Letters to Harrison Blake

by Henry David Thoreau

Concord, September 26, 1859

Mr. Blake,—I am not sure that I am in a fit mood to write to you, for I feel and think rather too much like a business man, having some very irksome affairs to attend to these months and years on account of my family. This is the way I am serving King Admetus, confound him! If it were not for my relations, I would let the wolves prey on his flocks to their bellies' content. Such fellows you have to deal with! herdsmen of some other king, or of the same, who tell no tale, but in the sense of counting their flocks, and then lie drunk under a hedge. How is your grist ground? Not by some murmuring stream, while you lie dreaming on the bank; but, it seems, you must take hold with your hands, and shove the wheel round. You can't depend on streams, poor feeble things! You can't depend on worlds, left to themselves; but you've got to oil them and goad them along. In short, you've got to carry on two farms at once,—the farm on the earth and the farm in your mind. Those Crimean and Italian battles were mere boys' play,—they are the scrapes into which truants get. But what a battle a man must fight everywhere to maintain his standing army of thoughts, and march with them in orderly array through the always hostile country! How many enemies there are to sane thinking! Every soldier has succumbed to them before he enlists for those other battles. Men may sit in chambers, seemingly safe and sound, and yet despair, and turn out at last only hollowness and dust within, like a Dead Sea apple. A standing army of numerous, brave, and well-disciplined thoughts, and you at the head of them, marching straight to your goal,—how to bring this about is the problem, and Scott's Tactics will not help you to it. Think of a poor fellow begirt only with a sword-belt, and no such staff of athletic thoughts! his brains rattling as he walks and talks! These are your prætorian guard. It is easy enough to maintain a family, or a state, but it is hard to maintain these children of your brain (or say, rather, these guests that trust to enjoy your hospitality), they make such great demands; and yet, he who does only the former, and loses the power to think originally, or as only he ever can, fails miserably. Keep up the fires of thought, and all will go well.

Zouaves?—pish! How you can overrun a country, climb any rampart, and carry any fortress, with an army of alert thoughts!—thoughts that send their bullets home to heaven's door,—with which you can take the whole world, without paying for it, or robbing anybody. See, the conquering hero comes! You fail in your thoughts, or you prevail in your thoughts only. Provided you think well, the heavens falling, or the earth gaping, will be the music for you to march by. No foe can ever see you, or you him; you cannot so much as think of him. Swords have no edges, bullets no penetration, for such a contest. In your mind must be a liquor which will dissolve the world whenever it is dropt in it. There is no universal solvent but this, and all things together cannot saturate it. It will hold the universe in solution, and yet be as translucent as ever. The vast machine may indeed roll over our toes, and we not know it, but it would rebound and be staved to pieces like an empty barrel, if it should strike fair and square on the smallest and least angular of a man's thoughts.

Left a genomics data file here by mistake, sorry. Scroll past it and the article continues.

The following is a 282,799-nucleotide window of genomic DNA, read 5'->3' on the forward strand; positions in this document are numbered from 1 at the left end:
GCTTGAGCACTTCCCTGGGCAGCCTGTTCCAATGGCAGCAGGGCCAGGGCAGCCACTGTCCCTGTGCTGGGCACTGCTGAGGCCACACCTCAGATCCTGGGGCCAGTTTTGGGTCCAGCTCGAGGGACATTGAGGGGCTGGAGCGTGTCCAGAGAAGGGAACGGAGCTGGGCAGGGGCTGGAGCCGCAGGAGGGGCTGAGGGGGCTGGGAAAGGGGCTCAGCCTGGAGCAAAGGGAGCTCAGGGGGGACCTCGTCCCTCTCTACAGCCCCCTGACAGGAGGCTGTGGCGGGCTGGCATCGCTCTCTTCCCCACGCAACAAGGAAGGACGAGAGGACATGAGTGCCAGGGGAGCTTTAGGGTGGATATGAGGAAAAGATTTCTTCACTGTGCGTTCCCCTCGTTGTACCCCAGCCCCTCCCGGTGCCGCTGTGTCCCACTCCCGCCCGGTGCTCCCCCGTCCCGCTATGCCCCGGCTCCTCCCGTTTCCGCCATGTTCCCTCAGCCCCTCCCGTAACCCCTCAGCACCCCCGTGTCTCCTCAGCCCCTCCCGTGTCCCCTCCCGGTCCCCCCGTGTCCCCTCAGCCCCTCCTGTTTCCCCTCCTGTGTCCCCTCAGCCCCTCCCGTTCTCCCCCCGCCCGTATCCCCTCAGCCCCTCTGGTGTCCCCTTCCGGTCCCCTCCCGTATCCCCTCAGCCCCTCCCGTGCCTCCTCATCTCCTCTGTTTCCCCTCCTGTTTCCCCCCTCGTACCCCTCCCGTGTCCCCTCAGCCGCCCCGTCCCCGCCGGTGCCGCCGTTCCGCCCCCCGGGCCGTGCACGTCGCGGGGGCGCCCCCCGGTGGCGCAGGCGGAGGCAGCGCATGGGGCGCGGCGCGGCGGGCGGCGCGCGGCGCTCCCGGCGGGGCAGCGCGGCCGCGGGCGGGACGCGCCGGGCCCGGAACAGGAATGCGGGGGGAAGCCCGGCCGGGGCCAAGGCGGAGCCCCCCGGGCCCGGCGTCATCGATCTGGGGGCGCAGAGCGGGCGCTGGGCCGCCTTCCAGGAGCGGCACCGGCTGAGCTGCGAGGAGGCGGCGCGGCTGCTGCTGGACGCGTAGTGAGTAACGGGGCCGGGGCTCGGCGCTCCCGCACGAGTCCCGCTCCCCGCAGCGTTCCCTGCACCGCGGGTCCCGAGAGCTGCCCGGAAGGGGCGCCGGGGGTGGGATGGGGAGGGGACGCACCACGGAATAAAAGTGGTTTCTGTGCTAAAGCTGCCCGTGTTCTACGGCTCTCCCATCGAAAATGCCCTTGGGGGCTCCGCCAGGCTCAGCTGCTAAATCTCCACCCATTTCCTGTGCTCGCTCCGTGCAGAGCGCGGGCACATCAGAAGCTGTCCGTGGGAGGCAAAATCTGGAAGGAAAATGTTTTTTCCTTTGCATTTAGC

You seem not to have taken Cape Cod the right way. I think that you should have persevered in walking on the beach and on the bank, even to the land's end, however soft, and so, by long knocking at Ocean's gate, have gained admittance at last,—better, if separately, and in a storm, not knowing where you would sleep by night, or eat by day. Then you should have given a day to the sand behind Provincetown, and ascended the hills there, and been blown on considerably. I hope that you like to remember the journey better than you did to make it.

I have been confined at home all this year, but I am not aware that I have grown any rustier than was to be expected. One while I explored the bottom of the river pretty extensively. I have engaged to read a lecture to Parker's society on the 9th of October next.

I am off—a-barberrying.

Next: Concord, October 31, 1859

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